Knowledge Translation (KT) Library
The KT Library is designed to provide information to NIDILRR grantees and interested members of the public about a wide spectrum of knowledge translation and evidence-based resources. The Library is not meant to be inclusive of all available materials, but to offer access to some of the more useful sources and existing resources. Links are given with a brief description of the purpose or focus of each resource.
The KT Library will continue to grow as new resources are developed and identified. If you have a resource to suggest, use the link below to send it to us.
Articles and Publications
KTDRR staff reviewed a number of articles and publications, developed a brief abstract, and assigned ratings based on strength of evidence, consumer orientation, and readability. For more information on these ratings, see the KT Library Descriptor Scales. Use this form to submit a resource to the KT Library
A complete listing of articles and publications is presented in alphabetical order by author. Articles are also listed for specific topics:
- Measurement of KT Outcomes
- Articles on Knowledge Translation
- Research Quality
- Standards of Evidence and Evidence Grading
- Systematic Review
The Directory includes information about journals in the disability and rehabilitation research field. Users can browse the journal directory by alphabetical order, search by journal title or key word, or limit the search to Thomson peer-reviewed journals or open-access journals.
Knowledge translation addresses the issue of utilization of evidence-based research. A number of models have been developed to provide guidance for KT planning by encouraging the participation of both researchers and users.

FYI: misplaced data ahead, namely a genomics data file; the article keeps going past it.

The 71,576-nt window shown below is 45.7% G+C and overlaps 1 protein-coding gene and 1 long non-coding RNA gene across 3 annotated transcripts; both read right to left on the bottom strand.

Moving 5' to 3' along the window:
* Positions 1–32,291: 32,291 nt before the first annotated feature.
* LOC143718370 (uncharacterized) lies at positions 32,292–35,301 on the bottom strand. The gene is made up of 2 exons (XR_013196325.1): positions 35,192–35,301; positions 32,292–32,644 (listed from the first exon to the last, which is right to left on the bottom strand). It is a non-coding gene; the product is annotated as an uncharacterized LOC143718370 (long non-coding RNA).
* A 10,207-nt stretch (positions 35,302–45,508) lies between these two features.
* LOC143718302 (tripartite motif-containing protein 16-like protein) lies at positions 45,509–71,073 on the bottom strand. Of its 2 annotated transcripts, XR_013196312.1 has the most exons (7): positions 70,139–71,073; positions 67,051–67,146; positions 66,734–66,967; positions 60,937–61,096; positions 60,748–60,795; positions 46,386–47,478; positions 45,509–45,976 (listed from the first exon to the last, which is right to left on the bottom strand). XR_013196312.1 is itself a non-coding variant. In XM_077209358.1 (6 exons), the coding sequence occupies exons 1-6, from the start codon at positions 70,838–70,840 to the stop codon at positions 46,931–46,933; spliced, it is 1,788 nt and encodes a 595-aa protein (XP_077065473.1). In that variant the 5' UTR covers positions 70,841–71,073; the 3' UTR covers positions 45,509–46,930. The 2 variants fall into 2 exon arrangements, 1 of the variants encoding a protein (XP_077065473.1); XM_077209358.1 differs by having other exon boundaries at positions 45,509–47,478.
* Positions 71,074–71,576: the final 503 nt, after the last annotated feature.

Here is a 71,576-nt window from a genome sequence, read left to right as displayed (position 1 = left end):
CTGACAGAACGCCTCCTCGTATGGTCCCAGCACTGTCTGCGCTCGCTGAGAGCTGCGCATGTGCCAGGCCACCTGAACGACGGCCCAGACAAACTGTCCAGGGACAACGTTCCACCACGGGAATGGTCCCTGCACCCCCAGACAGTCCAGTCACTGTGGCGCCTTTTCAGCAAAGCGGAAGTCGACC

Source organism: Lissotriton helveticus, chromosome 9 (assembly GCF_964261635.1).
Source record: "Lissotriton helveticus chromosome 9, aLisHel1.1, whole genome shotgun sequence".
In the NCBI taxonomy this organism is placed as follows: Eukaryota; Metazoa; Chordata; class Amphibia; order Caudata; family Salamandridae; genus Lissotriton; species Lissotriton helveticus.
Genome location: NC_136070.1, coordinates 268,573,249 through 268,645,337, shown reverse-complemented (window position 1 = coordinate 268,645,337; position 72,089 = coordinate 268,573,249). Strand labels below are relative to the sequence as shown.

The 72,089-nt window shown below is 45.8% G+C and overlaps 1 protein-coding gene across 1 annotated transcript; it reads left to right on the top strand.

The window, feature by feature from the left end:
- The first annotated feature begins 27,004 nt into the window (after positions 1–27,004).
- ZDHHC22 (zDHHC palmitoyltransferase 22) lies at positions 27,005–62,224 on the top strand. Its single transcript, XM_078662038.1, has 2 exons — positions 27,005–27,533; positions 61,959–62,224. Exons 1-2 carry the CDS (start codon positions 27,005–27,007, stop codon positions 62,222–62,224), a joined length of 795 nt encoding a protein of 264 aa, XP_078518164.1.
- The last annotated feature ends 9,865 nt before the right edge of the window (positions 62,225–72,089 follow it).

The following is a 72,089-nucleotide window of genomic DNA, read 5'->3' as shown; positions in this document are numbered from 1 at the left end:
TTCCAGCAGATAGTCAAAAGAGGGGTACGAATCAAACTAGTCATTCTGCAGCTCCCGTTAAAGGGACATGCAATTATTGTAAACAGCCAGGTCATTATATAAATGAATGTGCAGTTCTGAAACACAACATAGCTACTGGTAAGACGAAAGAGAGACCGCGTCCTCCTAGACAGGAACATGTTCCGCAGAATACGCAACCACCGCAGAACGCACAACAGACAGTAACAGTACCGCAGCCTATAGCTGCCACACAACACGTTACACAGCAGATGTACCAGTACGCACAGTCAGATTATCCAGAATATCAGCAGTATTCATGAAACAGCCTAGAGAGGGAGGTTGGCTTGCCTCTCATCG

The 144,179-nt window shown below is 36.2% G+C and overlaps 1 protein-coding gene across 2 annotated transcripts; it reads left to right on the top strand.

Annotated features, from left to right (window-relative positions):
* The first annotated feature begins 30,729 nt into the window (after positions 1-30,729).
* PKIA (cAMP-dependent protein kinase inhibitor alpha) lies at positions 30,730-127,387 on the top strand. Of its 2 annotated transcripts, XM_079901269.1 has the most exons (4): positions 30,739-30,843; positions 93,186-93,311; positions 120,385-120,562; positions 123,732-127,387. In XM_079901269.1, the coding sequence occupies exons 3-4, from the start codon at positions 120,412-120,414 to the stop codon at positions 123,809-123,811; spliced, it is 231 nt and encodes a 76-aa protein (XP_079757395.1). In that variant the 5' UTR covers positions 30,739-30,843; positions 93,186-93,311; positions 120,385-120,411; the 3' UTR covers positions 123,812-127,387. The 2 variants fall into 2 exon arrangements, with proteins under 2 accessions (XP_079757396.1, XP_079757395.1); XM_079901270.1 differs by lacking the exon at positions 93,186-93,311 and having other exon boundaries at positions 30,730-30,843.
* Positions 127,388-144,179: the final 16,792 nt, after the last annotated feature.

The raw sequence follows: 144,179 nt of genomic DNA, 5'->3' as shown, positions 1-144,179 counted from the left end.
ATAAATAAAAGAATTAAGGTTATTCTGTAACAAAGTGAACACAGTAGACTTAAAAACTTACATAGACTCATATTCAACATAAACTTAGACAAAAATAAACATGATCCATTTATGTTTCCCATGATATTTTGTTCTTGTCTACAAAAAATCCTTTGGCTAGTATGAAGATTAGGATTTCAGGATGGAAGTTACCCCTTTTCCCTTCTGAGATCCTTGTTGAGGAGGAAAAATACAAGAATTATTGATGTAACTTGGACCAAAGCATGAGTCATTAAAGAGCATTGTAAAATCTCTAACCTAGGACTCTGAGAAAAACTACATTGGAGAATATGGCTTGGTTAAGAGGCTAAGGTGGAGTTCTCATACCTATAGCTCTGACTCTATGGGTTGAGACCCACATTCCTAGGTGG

This Registry gathers in one place systematic reviews of research studies on disability and rehabilitation topics salient to researchers, persons with disabilities, their families, and service providers.
The KTDRR has identified a number of organizations with areas of focus in Knowledge Translation, including evidence-based information and systematic reviews.
The KTDDR has collected a number of reporting checklists. Standardized checklists for reporting research have been developed by groups of researchers, clinicians and editors, to improve the clarity and completeness of research reporting in the professional and research literature.
Research registries record and maintain documentation on study abstracts, research designs, funding, study status, results, and/or research volunteer opportunities. Such registries are increasing in popularity and use for consumers and providers in domains such as medicine, rehabilitation, dentistry, nursing, and education.
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